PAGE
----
An illegal rubbish dump seems an unlikely setting for a holiday story, but when a photojournalist captured 12-year-old Gabriel Silva pulling a Christmas tree from a fetid mountain of trash, the image quickly went viral.
Silva lives with his mother and two older brothers in a small mud hut next to the dump in the town of Pinheiro, in northeastern Brazil.
It is a disturbing landscape of rotting waste and discarded plastic, where dozens of trash-pickers compete for scraps of food with vultures, cats, dogs and cattle.
Silva was with his mother on November 8, digging through the garbage as he does most days after school, when he unearthed a blue plastic bag with a small artificial Christmas tree inside.
“I had never had a Christmas tree before,” he says.
His face has an inscrutable expression in the picture that photographer Joao Paulo Guimaraes captured of that moment, as if the shirtless young trash-picker were unsure what to make of this find: it intrigued the child in him, but would do nothing to feed his family.
But then the image went viral on social networks, and the little plastic tree turned into an unexpected Christmas present.
Silva and his family’s dirt-floor hut now has a giant, sparkling Christmas tree inside – not the one from the dump, but a gift from a benefactor who was moved by the photograph.
It is just one of a flood of donations the family has received.
“We’ve gotten clothes, mattresses, baskets of food. Thank God, we’ll be able to get by fine for Christmas this year,” says Silva’s mother, 45-year-old Maria Francisca Silva.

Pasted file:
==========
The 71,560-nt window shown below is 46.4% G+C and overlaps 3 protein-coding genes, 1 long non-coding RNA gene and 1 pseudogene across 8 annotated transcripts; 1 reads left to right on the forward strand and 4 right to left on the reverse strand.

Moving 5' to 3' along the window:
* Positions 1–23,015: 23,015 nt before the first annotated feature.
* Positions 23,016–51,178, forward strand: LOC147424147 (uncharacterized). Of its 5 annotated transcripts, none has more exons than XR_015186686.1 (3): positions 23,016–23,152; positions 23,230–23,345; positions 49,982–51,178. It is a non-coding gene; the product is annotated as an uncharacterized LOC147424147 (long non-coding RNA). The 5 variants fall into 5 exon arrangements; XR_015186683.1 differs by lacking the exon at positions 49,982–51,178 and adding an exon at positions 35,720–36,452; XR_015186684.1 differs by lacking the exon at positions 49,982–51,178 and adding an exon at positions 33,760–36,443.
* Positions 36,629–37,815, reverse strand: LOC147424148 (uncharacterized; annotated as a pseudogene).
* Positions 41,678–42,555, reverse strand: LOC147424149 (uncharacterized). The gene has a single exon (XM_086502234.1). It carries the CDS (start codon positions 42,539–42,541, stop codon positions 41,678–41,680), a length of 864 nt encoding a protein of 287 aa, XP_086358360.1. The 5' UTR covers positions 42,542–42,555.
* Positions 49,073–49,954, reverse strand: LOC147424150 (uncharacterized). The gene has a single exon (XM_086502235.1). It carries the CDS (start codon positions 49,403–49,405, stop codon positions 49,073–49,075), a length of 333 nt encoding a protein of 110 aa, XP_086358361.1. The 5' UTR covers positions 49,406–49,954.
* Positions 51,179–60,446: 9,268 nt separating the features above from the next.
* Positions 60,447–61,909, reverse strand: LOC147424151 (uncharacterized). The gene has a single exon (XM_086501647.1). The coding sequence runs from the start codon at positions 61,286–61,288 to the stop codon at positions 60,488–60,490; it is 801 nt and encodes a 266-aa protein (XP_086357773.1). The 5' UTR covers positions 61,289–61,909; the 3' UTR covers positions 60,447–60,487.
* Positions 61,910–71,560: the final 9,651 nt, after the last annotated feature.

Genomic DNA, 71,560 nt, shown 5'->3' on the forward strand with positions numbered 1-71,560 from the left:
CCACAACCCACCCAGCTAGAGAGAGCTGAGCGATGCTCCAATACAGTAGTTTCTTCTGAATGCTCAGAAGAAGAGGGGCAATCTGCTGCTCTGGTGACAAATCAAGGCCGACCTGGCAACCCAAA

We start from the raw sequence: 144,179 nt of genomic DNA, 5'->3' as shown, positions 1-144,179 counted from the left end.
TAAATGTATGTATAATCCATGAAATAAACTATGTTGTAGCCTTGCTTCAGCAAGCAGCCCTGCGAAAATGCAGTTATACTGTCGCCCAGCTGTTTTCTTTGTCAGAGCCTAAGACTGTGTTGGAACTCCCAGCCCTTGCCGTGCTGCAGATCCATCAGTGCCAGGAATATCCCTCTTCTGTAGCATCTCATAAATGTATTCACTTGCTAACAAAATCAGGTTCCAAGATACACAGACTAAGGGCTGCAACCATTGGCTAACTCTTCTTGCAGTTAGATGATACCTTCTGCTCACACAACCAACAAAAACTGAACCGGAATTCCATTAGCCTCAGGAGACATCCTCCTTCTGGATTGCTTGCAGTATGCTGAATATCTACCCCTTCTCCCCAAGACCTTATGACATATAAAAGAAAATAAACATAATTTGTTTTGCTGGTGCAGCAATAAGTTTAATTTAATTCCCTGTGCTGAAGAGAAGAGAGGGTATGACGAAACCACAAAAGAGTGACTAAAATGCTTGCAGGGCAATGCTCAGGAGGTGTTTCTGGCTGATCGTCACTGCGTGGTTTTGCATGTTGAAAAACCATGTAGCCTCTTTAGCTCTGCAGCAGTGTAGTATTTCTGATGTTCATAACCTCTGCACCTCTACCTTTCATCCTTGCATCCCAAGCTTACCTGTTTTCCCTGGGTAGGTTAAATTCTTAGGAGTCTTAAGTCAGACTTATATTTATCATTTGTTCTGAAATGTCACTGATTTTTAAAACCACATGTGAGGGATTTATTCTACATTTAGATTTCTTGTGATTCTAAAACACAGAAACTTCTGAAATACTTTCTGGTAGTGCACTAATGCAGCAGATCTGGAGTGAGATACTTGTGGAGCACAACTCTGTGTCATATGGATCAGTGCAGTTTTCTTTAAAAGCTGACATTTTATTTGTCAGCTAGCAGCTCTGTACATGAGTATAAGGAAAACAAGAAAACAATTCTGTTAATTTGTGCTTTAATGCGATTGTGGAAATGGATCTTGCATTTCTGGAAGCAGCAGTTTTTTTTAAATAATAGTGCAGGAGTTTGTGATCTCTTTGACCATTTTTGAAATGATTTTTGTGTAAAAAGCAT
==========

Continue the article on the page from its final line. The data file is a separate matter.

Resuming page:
There has also been money, thanks to online collections – a windfall for Maria Francisca, who earns around 600 reais ($105) a month selling recyclable materials from the dump.
The family hopes to soon fulfill their dream of building an actual house.
They have already realised one longtime wish, thanks to an initial donation of 500 reais: install a hydraulic pump to bring up water from their well, replacing the rope and bucket they used to use.
But Silva’s favourite gift is a bicycle he received from a teacher at his school.
Like the apocalypse
Silva spends much of his free time at the dump with his mother.
“I prefer to bring him with me. If I let him run around in the street, he could get into drugs, do things he’s not supposed to,” she says.
“He’s a good boy. He always helps me.”
The episode has turned Silva into a local celebrity.
“Every day, people want to take my picture, ask me things,” he says.
Guimaraes, a freelance photographer who collaborates with AFP, lives in the neighbouring state of Para.
He got the idea to shoot pictures at the dump after seeing a video of residents there running after a garbage truck carrying waste from a supermarket.
“It was just crazy. There were probably 50 people chasing it,” says Pinheiro’s public defender, Eurico Arruda, who shot the video.
“That dump is like something out of the apocalypse. There are fires and smoke everywhere, vultures, dogs. It’s the bottom rung of destitute poverty.”
Arruda, who has set up a cooperative to help the trash-pickers defend their rights, says he hopes the Christmas tree picture will raise awareness about the plight of people like the Silvas.
The local government has already promised monthly welfare payments of 100 reais for the trash-pickers, and vowed to build a legal dump next year that complies with sanitation regulations.